Horticulture was among the few high-achieving industries for the UK economy last year and aims to grow in 2022, but HTA members warn that an increasing cost base risks undermining the progress made
2021 sales figures were strong despite economic and other challenges
Data from horticulture's leading trade association shows that 2021 was another incredibly strong year for garden center retailers despite the double impact of post-Brexit trade restrictions and the pandemic.
The Horticultural Trades Association's (HTA) latest Market Update report shows that whilst many sectors have seen profits damaged after businesses wrestled with a host of challenges and negative effects, horticultural businesses were one of a handful of success stories for the UK economy in 2021.
Despite a host of Covid restrictions, total garden center sales for the year were up 23 percent from 2020 and up 36 percent from 2019. Within this, garden/gardening sales were up 32 percent in 2020 and up 65 percent in 2019. This is likely due to the increased demand for garden products, with HTA research showing that pandemic gardeners broadly stayed engaged in their new hobby. Garden center catering sales for the year did however decline by 59 percent from 2019 as restrictions on hospitality saw them unable to operate their catering services at full capacity. Still, with nearly 60 percent of people in the UK having had their booster jab as of 3 January 2022, members are hoping that consumers will return to restaurants and cafes in greater numbers in the year ahead.
Consumers faced financial strain and potential health risks
When considered against the backdrop of the increased financial strains faced by consumers last year, these sales figures are impressive. Consumer financial confidence remained relatively low in 2021 though considerably higher than in March 2020 and following the 2008 financial crisis; decreasing by only one point in December 2021 despite the looming threat of record-high inflation, fuel price increases, and general living expenses rising.
In the final month of 2021, Christmas category sales in garden centers were strong, up 33 percent in December 2020 and up 17 percent on 2019. Catering sales for the month of December were up 54 percent from December 2020, when lockdown restricted indoor dining, but down 41 percent from December 2019, pre-pandemic. This is likely because of concern about the spread of the Omicron variant in the lead-up to Christmas.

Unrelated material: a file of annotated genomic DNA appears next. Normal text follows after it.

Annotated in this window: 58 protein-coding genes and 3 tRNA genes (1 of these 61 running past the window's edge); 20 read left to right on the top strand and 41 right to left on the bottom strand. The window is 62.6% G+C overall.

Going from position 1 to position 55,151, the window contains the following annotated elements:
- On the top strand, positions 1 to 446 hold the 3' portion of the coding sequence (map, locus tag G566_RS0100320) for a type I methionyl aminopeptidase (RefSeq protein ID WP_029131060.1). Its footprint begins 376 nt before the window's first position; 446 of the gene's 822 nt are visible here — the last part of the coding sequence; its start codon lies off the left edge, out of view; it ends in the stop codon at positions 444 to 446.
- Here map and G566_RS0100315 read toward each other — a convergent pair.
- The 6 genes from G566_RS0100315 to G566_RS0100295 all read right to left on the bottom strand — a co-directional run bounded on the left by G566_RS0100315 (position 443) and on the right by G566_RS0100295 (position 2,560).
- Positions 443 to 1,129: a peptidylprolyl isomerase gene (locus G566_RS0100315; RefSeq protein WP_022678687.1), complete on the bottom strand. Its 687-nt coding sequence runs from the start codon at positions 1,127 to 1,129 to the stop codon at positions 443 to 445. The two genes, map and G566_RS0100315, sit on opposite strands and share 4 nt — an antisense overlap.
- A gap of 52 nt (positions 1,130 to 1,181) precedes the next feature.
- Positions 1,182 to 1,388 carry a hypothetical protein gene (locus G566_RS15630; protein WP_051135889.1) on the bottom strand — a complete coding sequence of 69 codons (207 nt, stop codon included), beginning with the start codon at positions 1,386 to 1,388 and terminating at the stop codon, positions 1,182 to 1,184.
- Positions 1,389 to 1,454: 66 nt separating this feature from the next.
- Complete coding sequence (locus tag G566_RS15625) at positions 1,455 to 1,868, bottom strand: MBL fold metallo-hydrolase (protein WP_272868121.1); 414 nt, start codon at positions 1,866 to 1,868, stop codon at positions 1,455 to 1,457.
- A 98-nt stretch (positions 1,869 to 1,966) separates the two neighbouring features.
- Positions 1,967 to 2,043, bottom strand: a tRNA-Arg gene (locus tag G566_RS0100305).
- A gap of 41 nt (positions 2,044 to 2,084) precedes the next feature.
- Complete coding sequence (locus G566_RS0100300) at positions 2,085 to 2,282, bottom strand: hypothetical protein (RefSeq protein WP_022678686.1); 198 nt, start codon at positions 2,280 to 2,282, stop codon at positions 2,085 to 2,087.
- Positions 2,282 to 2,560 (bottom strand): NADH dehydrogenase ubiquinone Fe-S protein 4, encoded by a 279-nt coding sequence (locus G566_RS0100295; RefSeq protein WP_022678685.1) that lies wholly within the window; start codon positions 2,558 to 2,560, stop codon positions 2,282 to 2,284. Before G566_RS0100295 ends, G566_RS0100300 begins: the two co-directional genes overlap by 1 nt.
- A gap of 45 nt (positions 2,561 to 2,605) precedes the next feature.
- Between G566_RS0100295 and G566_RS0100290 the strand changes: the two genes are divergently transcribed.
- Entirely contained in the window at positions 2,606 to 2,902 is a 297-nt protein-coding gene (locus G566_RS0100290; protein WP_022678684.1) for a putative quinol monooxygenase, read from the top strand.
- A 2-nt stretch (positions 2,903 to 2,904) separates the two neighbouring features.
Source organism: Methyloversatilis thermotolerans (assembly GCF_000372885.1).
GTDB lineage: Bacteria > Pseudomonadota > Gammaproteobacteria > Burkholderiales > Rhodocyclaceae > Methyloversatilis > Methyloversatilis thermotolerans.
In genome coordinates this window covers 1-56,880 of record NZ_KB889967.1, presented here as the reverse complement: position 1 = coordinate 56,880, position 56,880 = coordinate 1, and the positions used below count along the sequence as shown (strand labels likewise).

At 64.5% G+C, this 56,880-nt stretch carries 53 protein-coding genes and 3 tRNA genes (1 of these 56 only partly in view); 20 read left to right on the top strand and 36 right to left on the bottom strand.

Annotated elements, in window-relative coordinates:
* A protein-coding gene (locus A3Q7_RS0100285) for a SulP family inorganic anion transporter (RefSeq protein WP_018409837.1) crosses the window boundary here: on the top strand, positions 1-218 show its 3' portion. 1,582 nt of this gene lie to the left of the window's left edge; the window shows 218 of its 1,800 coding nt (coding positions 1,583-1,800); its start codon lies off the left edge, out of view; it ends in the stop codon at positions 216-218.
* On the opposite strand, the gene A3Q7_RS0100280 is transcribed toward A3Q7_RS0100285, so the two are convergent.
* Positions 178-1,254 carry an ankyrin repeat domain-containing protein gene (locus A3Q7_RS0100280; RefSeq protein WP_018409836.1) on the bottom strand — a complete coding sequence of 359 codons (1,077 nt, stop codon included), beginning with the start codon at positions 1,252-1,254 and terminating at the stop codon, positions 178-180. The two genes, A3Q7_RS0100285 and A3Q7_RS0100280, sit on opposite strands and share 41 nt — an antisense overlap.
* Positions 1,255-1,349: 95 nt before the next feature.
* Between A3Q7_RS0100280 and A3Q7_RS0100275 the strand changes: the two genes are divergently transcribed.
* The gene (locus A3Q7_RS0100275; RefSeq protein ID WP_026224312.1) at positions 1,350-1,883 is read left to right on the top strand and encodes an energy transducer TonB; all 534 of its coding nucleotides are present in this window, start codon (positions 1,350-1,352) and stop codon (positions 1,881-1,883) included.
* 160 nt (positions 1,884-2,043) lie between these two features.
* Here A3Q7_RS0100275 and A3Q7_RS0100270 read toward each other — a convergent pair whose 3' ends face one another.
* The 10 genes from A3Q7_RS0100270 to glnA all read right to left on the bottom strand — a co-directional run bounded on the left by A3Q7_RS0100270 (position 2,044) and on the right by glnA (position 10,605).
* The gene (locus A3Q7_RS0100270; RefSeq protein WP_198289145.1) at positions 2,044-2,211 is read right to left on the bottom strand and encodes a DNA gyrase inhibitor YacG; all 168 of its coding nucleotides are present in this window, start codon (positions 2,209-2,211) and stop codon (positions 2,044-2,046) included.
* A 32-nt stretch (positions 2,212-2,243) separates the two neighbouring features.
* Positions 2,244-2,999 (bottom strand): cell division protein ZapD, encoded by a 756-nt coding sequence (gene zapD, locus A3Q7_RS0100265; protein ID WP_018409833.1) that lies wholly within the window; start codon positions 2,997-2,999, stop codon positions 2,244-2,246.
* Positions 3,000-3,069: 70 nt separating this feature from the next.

Fear of increased regulations and restrictions in 2022 could stifle growth plans
Looking at the year ahead, it seems there is a mood of cautious optimism. HTA member research shows that growers and retailers are committed to investing in their businesses (49 percent plan to invest in new infrastructure, buildings, and facilities in 2022), but they remain concerned that extra cost burdens and regulations could stifle this ambition. As our quarterly Member Voice tracking showed, the positive business outlook steadily declined quarter on quarter throughout 2021. With post-Brexit costs associated with importing plants increasing by between £25m and £50m last year, the price of shipping containers doubling over 2021, along with higher inflation, increasing wage costs, and labor shortages coming through in 2022 it is likely to be a challenging year of business pressures. Around one in twenty roles at garden centers and ornamental grower firms are unfilled, meaning recruitment and retention will be a key factor in 2022 for how well members grow their businesses.
David Denny, Futures and Sustainability Manager at the HTA, said: “Last year was a strong one for horticulture. Participation in gardening that exploded in 2020 during the lockdown was, mostly, sustained through 2021. Looking to 2022, continuing higher costs for importing and exporting plants is a specific government-initiated burden on our industry, as well similar headwinds to those facing the wider UK economy, be that inflation of costs and competition for labor and skills. Despite this, our member businesses continue to lead the UK’s green recovery and are investing in future growth."
In June 2020, HTA’s consumer tracker survey revealed that 64% of British adults said they used their gardens for growing plants, trees or flowers; an increase from 57% in June 2019. Taking the British population size of 52.6 million adults and the proportion of these people with access to a garden or outdoor space (83%), this 6.71% change was equivalent to an extra 2.9 million people gardening. When the survey was repeated in August 2021, the proportion of British adults growing plants, trees or flowers fell to 62%, equivalent to approximately 670,000 fewer people gardening than in 2020; though still 2.3 million more than 2019.
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Horticultural Trades Association